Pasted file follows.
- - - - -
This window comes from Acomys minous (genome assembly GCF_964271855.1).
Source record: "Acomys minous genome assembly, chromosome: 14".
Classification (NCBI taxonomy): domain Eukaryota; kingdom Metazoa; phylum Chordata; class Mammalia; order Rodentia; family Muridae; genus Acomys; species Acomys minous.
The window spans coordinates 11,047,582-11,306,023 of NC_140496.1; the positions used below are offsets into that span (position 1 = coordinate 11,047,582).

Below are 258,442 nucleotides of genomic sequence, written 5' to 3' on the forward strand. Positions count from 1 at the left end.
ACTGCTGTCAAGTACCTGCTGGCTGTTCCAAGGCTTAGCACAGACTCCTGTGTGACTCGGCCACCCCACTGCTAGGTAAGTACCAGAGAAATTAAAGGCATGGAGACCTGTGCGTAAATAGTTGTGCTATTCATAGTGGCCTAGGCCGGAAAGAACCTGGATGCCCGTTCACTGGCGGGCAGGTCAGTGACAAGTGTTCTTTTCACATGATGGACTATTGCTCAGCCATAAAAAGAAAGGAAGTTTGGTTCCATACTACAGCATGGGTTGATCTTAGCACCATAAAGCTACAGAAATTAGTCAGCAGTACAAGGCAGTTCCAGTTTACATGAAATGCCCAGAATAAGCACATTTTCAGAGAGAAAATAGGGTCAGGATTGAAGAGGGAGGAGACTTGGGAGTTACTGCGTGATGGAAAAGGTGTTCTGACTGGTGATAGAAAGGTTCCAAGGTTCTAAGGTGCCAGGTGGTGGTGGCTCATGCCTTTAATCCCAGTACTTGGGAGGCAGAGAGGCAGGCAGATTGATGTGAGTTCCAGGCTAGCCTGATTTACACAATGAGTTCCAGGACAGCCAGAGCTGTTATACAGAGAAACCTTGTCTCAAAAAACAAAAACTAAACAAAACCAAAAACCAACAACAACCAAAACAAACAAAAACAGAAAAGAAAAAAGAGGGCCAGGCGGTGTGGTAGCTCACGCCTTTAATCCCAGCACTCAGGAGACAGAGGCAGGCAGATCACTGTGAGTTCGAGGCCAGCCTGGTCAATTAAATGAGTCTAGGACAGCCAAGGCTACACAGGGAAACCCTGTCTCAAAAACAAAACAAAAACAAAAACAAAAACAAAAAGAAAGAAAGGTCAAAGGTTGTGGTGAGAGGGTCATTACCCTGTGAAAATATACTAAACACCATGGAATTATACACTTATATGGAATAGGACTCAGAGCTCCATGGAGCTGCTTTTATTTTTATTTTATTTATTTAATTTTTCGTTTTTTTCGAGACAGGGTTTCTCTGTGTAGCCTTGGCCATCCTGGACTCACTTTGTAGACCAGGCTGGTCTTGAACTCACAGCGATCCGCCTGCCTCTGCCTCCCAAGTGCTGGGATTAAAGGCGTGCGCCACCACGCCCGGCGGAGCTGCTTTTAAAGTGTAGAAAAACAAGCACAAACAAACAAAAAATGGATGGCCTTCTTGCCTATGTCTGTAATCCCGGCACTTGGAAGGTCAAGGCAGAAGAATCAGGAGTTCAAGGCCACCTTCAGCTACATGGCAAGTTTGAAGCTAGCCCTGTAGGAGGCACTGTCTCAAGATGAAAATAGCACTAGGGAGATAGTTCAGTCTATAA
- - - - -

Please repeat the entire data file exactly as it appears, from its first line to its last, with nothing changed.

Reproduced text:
This window comes from Acomys minous (genome assembly GCF_964271855.1).
Source record: "Acomys minous genome assembly, chromosome: 14".
Classification (NCBI taxonomy): domain Eukaryota; kingdom Metazoa; phylum Chordata; class Mammalia; order Rodentia; family Muridae; genus Acomys; species Acomys minous.
The window spans coordinates 11,047,582-11,306,023 of NC_140496.1; the positions used below are offsets into that span (position 1 = coordinate 11,047,582).

Below are 258,442 nucleotides of genomic sequence, written 5' to 3' on the forward strand. Positions count from 1 at the left end.
ACTGCTGTCAAGTACCTGCTGGCTGTTCCAAGGCTTAGCACAGACTCCTGTGTGACTCGGCCACCCCACTGCTAGGTAAGTACCAGAGAAATTAAAGGCATGGAGACCTGTGCGTAAATAGTTGTGCTATTCATAGTGGCCTAGGCCGGAAAGAACCTGGATGCCCGTTCACTGGCGGGCAGGTCAGTGACAAGTGTTCTTTTCACATGATGGACTATTGCTCAGCCATAAAAAGAAAGGAAGTTTGGTTCCATACTACAGCATGGGTTGATCTTAGCACCATAAAGCTACAGAAATTAGTCAGCAGTACAAGGCAGTTCCAGTTTACATGAAATGCCCAGAATAAGCACATTTTCAGAGAGAAAATAGGGTCAGGATTGAAGAGGGAGGAGACTTGGGAGTTACTGCGTGATGGAAAAGGTGTTCTGACTGGTGATAGAAAGGTTCCAAGGTTCTAAGGTGCCAGGTGGTGGTGGCTCATGCCTTTAATCCCAGTACTTGGGAGGCAGAGAGGCAGGCAGATTGATGTGAGTTCCAGGCTAGCCTGATTTACACAATGAGTTCCAGGACAGCCAGAGCTGTTATACAGAGAAACCTTGTCTCAAAAAACAAAAACTAAACAAAACCAAAAACCAACAACAACCAAAACAAACAAAAACAGAAAAGAAAAAAGAGGGCCAGGCGGTGTGGTAGCTCACGCCTTTAATCCCAGCACTCAGGAGACAGAGGCAGGCAGATCACTGTGAGTTCGAGGCCAGCCTGGTCAATTAAATGAGTCTAGGACAGCCAAGGCTACACAGGGAAACCCTGTCTCAAAAACAAAACAAAAACAAAAACAAAAACAAAAAGAAAGAAAGGTCAAAGGTTGTGGTGAGAGGGTCATTACCCTGTGAAAATATACTAAACACCATGGAATTATACACTTATATGGAATAGGACTCAGAGCTCCATGGAGCTGCTTTTATTTTTATTTTATTTATTTAATTTTTCGTTTTTTTCGAGACAGGGTTTCTCTGTGTAGCCTTGGCCATCCTGGACTCACTTTGTAGACCAGGCTGGTCTTGAACTCACAGCGATCCGCCTGCCTCTGCCTCCCAAGTGCTGGGATTAAAGGCGTGCGCCACCACGCCCGGCGGAGCTGCTTTTAAAGTGTAGAAAAACAAGCACAAACAAACAAAAAATGGATGGCCTTCTTGCCTATGTCTGTAATCCCGGCACTTGGAAGGTCAAGGCAGAAGAATCAGGAGTTCAAGGCCACCTTCAGCTACATGGCAAGTTTGAAGCTAGCCCTGTAGGAGGCACTGTCTCAAGATGAAAATAGCACTAGGGAGATAGTTCAGTCTATAA